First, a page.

PIED – Hard to be Hard

I realized I recently haven’t written much about pornography use, which doesn’t signify that the problems from porn use are solved or disappeared.  I just want to remind my audience (in a rather light-hearted fashion) that porn can remove the bone from your boner.

According to a report written in 2011 and published in Psychology Today, Porn-Induced Erectile Dysfunction (PIED) is becoming quite common among men in there 20s and early 30s (some even younger). It would appear as though this should not happen, as men in this age range are supposed to be physically in their primes.

Forgive me for my  oversimplified explanation of the intriguing phenomenon of PIED. During sex, there are spikes in the levels of dopamine, which is a good thing for our species – we must like reproducing in order to keep our lineage going or we’ll die out. Yet, this primal process can actually work against us in certain circumstances. The journal notes that the over-stimulation of dopamine by frequently watching porn changes the “reward system” in your brain.

“A ‘paradoxical effect’ is created whereby with each new thrill, or ‘dopamine spike’, the brain loses its ability to respond to the [same] dopamine signals, meaning that porn-users demand increasingly extreme experiences to become sexually aroused.” With easy access to porn, unlimited novelty of videos, and often extreme content, one’s brain gets bombarded with dopamine because it’s visualizing a replication of a sexual experience (kinda).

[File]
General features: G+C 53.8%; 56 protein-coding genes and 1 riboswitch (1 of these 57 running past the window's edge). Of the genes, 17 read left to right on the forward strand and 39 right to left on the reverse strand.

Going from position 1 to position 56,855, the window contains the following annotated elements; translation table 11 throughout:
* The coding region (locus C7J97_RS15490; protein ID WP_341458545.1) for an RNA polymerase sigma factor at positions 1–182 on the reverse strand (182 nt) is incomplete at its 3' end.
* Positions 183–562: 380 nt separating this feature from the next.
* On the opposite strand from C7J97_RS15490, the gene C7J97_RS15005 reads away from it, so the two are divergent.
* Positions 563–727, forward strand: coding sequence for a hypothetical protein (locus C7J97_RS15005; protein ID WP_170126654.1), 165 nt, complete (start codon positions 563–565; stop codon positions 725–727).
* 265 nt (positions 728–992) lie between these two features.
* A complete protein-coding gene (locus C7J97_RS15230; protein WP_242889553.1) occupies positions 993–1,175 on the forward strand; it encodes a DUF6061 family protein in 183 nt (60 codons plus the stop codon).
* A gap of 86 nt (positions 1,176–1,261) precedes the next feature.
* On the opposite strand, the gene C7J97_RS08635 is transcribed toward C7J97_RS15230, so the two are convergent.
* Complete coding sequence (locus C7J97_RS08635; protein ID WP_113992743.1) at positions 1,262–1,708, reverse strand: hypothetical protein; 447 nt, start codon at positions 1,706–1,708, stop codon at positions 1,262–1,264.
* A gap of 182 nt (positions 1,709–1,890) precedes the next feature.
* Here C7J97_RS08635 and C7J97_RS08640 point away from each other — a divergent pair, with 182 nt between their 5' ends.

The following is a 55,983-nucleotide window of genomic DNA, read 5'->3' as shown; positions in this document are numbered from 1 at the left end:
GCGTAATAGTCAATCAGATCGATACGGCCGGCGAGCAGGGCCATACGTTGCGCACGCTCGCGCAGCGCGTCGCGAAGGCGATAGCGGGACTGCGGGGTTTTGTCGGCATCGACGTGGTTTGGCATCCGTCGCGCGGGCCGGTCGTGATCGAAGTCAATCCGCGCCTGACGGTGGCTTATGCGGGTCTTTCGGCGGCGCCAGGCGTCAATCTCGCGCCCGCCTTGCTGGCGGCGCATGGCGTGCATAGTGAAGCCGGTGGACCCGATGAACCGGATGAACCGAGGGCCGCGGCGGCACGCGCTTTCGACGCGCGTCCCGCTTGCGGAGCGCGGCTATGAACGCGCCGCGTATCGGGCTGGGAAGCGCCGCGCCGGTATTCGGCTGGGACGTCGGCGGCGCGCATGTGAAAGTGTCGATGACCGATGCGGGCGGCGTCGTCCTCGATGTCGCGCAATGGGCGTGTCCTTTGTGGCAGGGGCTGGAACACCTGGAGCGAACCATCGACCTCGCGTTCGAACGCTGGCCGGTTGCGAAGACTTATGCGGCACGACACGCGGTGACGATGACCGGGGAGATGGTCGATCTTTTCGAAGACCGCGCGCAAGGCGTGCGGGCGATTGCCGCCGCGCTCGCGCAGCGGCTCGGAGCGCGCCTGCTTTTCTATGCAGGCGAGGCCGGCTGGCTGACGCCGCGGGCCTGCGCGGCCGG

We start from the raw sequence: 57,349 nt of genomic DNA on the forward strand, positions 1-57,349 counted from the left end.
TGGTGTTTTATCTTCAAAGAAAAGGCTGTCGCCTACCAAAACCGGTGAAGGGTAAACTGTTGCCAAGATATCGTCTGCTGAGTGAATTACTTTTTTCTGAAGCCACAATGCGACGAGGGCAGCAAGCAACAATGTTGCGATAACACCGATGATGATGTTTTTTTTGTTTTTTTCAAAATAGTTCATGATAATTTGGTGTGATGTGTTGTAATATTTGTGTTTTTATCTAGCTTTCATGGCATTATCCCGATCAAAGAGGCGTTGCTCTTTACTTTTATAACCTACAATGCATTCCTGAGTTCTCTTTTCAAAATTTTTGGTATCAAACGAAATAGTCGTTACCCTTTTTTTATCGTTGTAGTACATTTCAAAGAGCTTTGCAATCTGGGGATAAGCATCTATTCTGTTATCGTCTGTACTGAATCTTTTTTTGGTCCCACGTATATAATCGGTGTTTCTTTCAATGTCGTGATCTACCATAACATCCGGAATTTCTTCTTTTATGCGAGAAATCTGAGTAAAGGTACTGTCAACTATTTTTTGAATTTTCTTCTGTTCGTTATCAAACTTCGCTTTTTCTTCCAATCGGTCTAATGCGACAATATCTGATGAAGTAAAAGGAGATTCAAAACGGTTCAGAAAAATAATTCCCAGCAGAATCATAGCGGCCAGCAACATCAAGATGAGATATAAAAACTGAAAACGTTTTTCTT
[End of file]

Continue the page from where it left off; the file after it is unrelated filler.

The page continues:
The author of the report remarked, “‘In some porn users, the response to dopamine is dropping so low that they can’t achieve an erection without constant hits of dopamine via [viewing porn sites on the internet].”

Unfortunately, this situation is very prevalent – “‘Instead [of being shocked by having ED], many are becoming convinced that erectile dysfunction at 20-something is normal.'” But there is a solution to those who worry about themselves and other men.

The key is to eschew pornography – throw that crack pipe filled babe-toxins away. Not today, Satan. Not for a day, not for a week, not for a month – it takes 3-5 months of being porn-free for one’s brain to decontaminate itself. However, one shouldn’t feel ashamed that he specifically is knotted to porn – from my perusing of articles on the topic and testimonies of past-porn users, quitting porn can be as difficult as quitting a hard-drug. Cheer up, you’re not the only one struggling to free yourself from pornography’s devilish appendages.

Nevertheless, I suggest reading the literature on the harmful effects of pornography use (because there are several more) and ask yourself, “Am I satisfied with my life right now? Am I happy with my relationships with other people? Am I achieving the success I envisioned I would?”

If those rhetorical questions don’t prompt useful reflection, trying thinking about what you do when you fap to porn. You are pleasuring yourself by looking at pixels. Pixels. Pixels of people you don’t know in some foreign location being filmed by some perverted camera crew. Is that the best you can do?


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